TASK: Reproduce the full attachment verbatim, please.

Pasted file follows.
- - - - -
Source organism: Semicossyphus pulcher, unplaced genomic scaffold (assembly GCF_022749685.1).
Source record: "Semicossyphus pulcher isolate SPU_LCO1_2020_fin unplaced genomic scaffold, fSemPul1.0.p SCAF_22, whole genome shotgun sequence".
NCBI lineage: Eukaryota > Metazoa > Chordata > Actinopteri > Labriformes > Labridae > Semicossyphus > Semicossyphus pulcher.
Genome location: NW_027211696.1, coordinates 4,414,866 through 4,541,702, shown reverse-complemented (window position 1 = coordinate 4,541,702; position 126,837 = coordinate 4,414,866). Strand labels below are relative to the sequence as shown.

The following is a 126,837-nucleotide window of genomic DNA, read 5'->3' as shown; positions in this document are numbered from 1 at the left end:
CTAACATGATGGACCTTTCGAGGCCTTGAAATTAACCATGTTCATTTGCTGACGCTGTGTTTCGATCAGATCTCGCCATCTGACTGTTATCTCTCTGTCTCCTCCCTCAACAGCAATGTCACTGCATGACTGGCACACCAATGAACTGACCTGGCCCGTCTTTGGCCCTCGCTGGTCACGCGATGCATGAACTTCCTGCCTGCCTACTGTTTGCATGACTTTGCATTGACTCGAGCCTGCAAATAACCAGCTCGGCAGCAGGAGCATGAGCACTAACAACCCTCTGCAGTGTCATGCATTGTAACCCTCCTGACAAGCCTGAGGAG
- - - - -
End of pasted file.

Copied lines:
Source organism: Semicossyphus pulcher, unplaced genomic scaffold (assembly GCF_022749685.1).
Source record: "Semicossyphus pulcher isolate SPU_LCO1_2020_fin unplaced genomic scaffold, fSemPul1.0.p SCAF_22, whole genome shotgun sequence".
NCBI lineage: Eukaryota > Metazoa > Chordata > Actinopteri > Labriformes > Labridae > Semicossyphus > Semicossyphus pulcher.
Genome location: NW_027211696.1, coordinates 4,414,866 through 4,541,702, shown reverse-complemented (window position 1 = coordinate 4,541,702; position 126,837 = coordinate 4,414,866). Strand labels below are relative to the sequence as shown.

The following is a 126,837-nucleotide window of genomic DNA, read 5'->3' as shown; positions in this document are numbered from 1 at the left end:
CTAACATGATGGACCTTTCGAGGCCTTGAAATTAACCATGTTCATTTGCTGACGCTGTGTTTCGATCAGATCTCGCCATCTGACTGTTATCTCTCTGTCTCCTCCCTCAACAGCAATGTCACTGCATGACTGGCACACCAATGAACTGACCTGGCCCGTCTTTGGCCCTCGCTGGTCACGCGATGCATGAACTTCCTGCCTGCCTACTGTTTGCATGACTTTGCATTGACTCGAGCCTGCAAATAACCAGCTCGGCAGCAGGAGCATGAGCACTAACAACCCTCTGCAGTGTCATGCATTGTAACCCTCCTGACAAGCCTGAGGAG